For Women’s Empowerment Month, the Beard and I decided to take a look at diverse content, and inundate ourselves with comic books, TV shows, movies, and books that featured women in disparate genres. When I saw this Netflix show entitled, “I Am Not OK with This,” I thought of the graphic novel I read by Charles Forsman.
In some ways, the graphic novel story and art is very simple and linear, but in the Netflix series, the show is complicated by flashbacks and flash forwards that give the narrative a post-modern texture. Because this is a coming-of-age, comedy, drama, web, television series, the protagonist is Sydney Novak, an angst-ridden 17-year-old with a bad temper.
Your first thought might be, “Yeah, I’ve seen this before.” If you’re a child of the eighty’s, you’re thinking a John Hughes rip on The Breakfast Club, Pretty in Pink, Some Kind of Wonderful, yadda-yadda-yadda. You would be wrong, because Sydney Novak has super-powers. She is telekinetic, which means she can move things with her mind.
It’s not a spoiler, because right there in the first episode we discover that she has super powers and what’s worst is that she doesn’t know how to control them. For any comic book geek, this should sound familiar because it really echoes a LOT of the mutant, teenager, origin stories. An angry pubescent teenager that has powers she cannot control. Oy vey! Oh My God! Madre de Dios! What could go wrong?
. . . Ummm, everything!
Sydney Novak is played by Sophia Lillis who has been getting quite a bit of work the past few years as a young Beverly Marsh in It (2017, 2019) and Nancy Drew in the movie Nancy Drew and the Hidden Staircase (2019). Wyatt Oleff plays Stanley Barber, Syd’s neighbor, lover, and friend. Wyatt was also in It (2017, 2019) as Stanley Uris. Sofia Bryant is Dina the best friend that Sydney has a crush on.
Richard Ellis plays Brad, Dina’s jock boyfriend that Sydney hates. (Color me surprised. Of course, she hates him. I think most of the audience does.) There’s, also, Aidan Wojtak-Hissong as Liam Novak, Sydney’s younger brother. He humanizes Sydney. She is BIG SISTER to the boy, and without him, we wouldn’t like her very much. She says it herself. She is an @$$#013 teenager that is selfish, rude, and feels that the world revolves around her. In other words, a teenager. Kathleen Rose Perkins is Mom, Maggie Novak who has her own issues.
The format of the show is that there are seven episodes, this first season. Each episode is 20 to 30 minutes long. And the season ends on a cliffhanger, which to me signifies that they are hopeful for a second season.
Episode One entitled Dear Diary begins with a diary entry. It has been a year since Sydney’s Dad has committed suicide leaving Sydney, her Mom, and little brother to pick up the pieces and continue an existence rendered almost meaningless by the suicide. Sydney is angry because when she tries to talk about the suicide, she feels her Mom shuts her down. The residual emotion is a constant friction between mother and daughter. The guidance counselor has given Sydney a diary in order to help her channel that frustration into a more positive coping mechanism.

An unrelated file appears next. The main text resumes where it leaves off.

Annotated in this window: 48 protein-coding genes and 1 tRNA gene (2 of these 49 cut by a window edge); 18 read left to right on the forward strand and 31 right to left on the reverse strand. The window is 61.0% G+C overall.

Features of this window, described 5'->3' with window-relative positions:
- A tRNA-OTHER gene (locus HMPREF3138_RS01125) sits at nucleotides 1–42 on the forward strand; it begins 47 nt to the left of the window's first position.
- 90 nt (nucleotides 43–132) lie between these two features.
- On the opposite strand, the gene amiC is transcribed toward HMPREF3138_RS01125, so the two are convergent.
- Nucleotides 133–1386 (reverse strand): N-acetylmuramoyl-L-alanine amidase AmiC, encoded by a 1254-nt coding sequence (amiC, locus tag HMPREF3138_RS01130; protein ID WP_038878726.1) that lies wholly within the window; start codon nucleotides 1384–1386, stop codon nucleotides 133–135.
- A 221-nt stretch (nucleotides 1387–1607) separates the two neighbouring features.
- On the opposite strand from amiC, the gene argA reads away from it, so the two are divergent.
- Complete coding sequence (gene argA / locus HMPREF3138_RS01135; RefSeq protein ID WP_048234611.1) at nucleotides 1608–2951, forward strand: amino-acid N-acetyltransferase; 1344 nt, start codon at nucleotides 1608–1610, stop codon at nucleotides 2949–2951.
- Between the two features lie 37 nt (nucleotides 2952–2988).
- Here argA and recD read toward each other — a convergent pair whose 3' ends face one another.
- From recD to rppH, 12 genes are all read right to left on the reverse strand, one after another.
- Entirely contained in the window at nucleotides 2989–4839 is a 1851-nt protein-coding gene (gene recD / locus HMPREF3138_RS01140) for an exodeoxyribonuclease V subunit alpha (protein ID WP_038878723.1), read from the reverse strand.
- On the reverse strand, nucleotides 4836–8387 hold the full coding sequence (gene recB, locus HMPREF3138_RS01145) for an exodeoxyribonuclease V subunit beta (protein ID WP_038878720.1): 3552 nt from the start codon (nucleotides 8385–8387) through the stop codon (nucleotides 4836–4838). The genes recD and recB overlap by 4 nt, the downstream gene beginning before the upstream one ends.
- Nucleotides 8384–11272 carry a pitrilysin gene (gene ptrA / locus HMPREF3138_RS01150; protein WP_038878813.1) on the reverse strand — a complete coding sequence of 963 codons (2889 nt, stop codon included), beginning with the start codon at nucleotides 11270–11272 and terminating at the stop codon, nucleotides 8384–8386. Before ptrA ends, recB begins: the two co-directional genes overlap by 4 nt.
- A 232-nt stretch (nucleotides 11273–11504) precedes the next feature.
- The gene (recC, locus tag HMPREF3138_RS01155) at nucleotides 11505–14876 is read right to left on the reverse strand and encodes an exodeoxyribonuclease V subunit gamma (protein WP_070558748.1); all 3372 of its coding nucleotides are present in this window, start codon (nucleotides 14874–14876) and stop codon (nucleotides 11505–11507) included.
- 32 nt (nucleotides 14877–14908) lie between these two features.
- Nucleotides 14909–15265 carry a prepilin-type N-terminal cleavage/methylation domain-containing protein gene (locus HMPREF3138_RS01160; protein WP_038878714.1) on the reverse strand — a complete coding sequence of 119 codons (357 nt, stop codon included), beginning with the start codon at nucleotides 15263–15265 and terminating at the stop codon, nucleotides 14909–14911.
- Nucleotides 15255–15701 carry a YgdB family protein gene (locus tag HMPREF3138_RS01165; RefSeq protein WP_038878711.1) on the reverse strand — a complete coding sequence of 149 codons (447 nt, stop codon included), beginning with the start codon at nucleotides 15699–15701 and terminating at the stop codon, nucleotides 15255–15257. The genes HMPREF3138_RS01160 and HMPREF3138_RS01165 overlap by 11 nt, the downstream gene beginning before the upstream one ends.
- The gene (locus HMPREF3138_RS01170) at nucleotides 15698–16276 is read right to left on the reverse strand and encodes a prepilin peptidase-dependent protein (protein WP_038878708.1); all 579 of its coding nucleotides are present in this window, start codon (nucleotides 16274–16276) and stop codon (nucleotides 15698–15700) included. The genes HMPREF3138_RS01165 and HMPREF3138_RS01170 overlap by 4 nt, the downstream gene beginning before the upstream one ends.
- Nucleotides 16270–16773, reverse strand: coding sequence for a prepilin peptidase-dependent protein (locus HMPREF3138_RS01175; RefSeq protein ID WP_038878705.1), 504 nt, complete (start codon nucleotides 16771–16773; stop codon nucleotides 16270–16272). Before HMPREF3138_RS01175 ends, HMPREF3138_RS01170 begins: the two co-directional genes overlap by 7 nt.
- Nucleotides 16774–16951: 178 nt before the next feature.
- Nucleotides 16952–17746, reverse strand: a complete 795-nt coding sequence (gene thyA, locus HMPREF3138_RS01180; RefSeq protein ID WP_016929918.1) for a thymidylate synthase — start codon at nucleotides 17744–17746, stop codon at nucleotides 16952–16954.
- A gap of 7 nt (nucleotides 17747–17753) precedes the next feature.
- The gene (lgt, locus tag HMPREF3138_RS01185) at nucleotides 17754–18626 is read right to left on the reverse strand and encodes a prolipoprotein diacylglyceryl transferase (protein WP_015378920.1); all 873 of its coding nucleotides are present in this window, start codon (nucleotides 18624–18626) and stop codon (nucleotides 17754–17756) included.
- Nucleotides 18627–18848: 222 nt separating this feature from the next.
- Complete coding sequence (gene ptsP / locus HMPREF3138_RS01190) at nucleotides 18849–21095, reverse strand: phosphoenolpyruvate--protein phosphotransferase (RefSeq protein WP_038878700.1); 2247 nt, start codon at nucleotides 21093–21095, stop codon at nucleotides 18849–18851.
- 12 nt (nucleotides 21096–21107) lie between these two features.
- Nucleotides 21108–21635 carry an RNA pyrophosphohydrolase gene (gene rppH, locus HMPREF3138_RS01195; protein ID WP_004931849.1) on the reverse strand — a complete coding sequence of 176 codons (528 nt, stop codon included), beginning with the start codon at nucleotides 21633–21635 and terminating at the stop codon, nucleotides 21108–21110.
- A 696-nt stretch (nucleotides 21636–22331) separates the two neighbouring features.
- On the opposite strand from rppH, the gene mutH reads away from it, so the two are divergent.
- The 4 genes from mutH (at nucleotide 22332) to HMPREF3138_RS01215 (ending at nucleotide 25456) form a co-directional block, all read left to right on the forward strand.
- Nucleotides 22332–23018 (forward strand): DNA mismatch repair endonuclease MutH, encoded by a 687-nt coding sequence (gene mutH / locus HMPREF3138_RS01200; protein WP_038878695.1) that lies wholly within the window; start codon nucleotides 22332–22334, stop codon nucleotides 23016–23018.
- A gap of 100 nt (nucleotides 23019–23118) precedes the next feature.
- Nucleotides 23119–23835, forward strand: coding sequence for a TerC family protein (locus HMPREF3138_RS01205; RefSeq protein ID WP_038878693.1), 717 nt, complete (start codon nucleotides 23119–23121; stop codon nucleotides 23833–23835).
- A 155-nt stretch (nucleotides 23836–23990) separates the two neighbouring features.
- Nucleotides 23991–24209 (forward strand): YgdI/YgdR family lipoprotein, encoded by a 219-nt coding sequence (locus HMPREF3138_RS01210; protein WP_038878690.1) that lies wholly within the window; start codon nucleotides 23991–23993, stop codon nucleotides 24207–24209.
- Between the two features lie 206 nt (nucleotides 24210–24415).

After school, Sydney meets up with bestie, Dina, who informs her that her new boyfriend, Bradley Lewis, the BMOC, (Big Man On Campus) will be joining them. Sydney takes an instant dislike to the BMOC. He paws at Dina and helps himself to some of Dina’s fries without so much as an acknowledgement of his douche-hood (not a real word, but NOW it is.) When Sydney can’t stand anymore of Bradley, she begins to get angry and when Brad begins to geyser a nosebleed, Sydney is convinced that she is the cause of his bloody nose.
On her way home, she meets up with Stanley, who has been her neighbor since middle school. He tells her that they should hang out and Sydney reluctantly agrees. She doesn’t believe that Dina will have time to hang with her anymore, since she will be occupied with the BMOC, king of all douche-hood. When she gets home, she winds up having an extremely negative exchange with her Mom that demonstrates and highlights the major communication issues that Sydney is having with her mother. The episode ends with Sydney sitting on the floor in her room with her back to the wall and trying to get control of her rage. She fails. The wall behind her splits like a tear in clothing.
All right, so why did I think that a confused, teen angst, mutant telekinetic, Netflix TV show would make excellent fodder for Women’s Empowerment Month? I had read the source material, and I would recommend reading the graphic novel on ReadComicOnline.to. It’s a quick read despite the graphic novel being almost 200 pages. The artwork is rather simplistic and the story is told in a linear form. I would give the source material a middle of the road 3 Grey Geeks.
However, the TV show is something else entirely and I would say quite a little gem. Sophia Lillis is extraordinary. When she wants you to dislike her, you do. When she wants to captivate, you are. When she wants you to relate, you do. Her chemistry with Sofia Bryant is only equaled by her chemistry with Wyatt Oleff. Is she lesbian or is she bisexual? I don’t know, but these young actors have me wanting to see more. I really like this show and Sydney Novak is going to be a scary strong superhero.